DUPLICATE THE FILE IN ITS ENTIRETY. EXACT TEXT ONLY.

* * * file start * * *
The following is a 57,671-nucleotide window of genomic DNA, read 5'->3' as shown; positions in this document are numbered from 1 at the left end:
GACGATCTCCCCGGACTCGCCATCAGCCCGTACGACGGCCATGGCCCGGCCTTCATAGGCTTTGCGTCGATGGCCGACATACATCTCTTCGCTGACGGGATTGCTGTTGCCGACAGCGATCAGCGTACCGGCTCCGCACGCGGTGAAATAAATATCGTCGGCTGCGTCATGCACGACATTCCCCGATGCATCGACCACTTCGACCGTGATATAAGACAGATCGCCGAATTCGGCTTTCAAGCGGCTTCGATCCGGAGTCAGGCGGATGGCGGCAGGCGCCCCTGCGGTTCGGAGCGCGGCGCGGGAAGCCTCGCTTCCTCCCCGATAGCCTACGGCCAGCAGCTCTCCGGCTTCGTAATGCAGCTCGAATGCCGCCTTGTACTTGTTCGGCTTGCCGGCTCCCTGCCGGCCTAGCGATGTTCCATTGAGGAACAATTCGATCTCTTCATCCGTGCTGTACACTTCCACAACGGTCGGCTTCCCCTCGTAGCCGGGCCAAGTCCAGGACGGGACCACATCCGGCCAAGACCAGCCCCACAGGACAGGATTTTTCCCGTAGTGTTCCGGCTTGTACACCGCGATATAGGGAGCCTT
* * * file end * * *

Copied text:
The following is a 57,671-nucleotide window of genomic DNA, read 5'->3' as shown; positions in this document are numbered from 1 at the left end:
GACGATCTCCCCGGACTCGCCATCAGCCCGTACGACGGCCATGGCCCGGCCTTCATAGGCTTTGCGTCGATGGCCGACATACATCTCTTCGCTGACGGGATTGCTGTTGCCGACAGCGATCAGCGTACCGGCTCCGCACGCGGTGAAATAAATATCGTCGGCTGCGTCATGCACGACATTCCCCGATGCATCGACCACTTCGACCGTGATATAAGACAGATCGCCGAATTCGGCTTTCAAGCGGCTTCGATCCGGAGTCAGGCGGATGGCGGCAGGCGCCCCTGCGGTTCGGAGCGCGGCGCGGGAAGCCTCGCTTCCTCCCCGATAGCCTACGGCCAGCAGCTCTCCGGCTTCGTAATGCAGCTCGAATGCCGCCTTGTACTTGTTCGGCTTGCCGGCTCCCTGCCGGCCTAGCGATGTTCCATTGAGGAACAATTCGATCTCTTCATCCGTGCTGTACACTTCCACAACGGTCGGCTTCCCCTCGTAGCCGGGCCAAGTCCAGGACGGGACCACATCCGGCCAAGACCAGCCCCACAGGACAGGATTTTTCCCGTAGTGTTCCGGCTTGTACACCGCGATATAGGGAGCCTT